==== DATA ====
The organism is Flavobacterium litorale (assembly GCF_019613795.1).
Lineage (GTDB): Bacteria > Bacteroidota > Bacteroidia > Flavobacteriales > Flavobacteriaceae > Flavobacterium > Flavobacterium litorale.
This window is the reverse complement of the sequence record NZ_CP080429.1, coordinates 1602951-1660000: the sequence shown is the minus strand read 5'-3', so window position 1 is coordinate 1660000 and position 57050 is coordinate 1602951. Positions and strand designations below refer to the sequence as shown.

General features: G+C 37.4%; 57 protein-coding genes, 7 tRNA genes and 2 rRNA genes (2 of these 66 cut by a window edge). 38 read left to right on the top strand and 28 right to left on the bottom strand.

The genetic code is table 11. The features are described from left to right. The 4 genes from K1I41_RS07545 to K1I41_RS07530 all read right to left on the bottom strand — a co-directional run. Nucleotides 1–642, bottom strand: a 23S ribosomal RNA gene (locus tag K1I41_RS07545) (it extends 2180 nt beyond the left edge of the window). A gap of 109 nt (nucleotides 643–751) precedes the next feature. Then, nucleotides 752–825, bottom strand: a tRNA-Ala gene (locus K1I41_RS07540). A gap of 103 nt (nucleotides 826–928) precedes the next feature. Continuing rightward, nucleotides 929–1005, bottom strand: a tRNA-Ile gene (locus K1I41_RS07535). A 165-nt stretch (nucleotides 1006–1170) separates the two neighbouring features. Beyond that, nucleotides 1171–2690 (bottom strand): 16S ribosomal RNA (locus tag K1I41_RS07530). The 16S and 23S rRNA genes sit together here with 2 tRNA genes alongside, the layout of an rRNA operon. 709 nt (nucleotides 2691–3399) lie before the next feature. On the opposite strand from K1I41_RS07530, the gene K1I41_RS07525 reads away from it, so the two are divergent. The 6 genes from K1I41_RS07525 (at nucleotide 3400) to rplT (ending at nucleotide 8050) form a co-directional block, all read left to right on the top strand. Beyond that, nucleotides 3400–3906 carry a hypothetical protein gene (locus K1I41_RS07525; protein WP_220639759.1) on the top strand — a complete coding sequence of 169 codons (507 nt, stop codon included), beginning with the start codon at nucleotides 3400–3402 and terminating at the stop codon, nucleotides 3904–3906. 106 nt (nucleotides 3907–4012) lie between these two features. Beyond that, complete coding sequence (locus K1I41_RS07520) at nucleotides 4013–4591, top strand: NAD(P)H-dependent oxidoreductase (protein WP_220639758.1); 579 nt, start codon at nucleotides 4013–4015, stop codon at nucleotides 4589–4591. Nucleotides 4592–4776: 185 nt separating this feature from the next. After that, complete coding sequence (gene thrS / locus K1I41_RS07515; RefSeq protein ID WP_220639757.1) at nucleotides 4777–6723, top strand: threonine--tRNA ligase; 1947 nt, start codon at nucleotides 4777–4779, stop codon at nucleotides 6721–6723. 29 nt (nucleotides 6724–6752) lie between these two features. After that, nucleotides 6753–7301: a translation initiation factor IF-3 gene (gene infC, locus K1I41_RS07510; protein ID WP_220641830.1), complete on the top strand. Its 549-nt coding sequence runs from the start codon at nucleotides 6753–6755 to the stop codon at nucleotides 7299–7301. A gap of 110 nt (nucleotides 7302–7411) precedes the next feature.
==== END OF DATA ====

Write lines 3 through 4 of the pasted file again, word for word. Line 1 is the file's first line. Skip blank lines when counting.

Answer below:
This window is the reverse complement of the sequence record NZ_CP080429.1, coordinates 1602951-1660000: the sequence shown is the minus strand read 5'-3', so window position 1 is coordinate 1660000 and position 57050 is coordinate 1602951. Positions and strand designations below refer to the sequence as shown.

General features: G+C 37.4%; 57 protein-coding genes, 7 tRNA genes and 2 rRNA genes (2 of these 66 cut by a window edge). 38 read left to right on the top strand and 28 right to left on the bottom strand.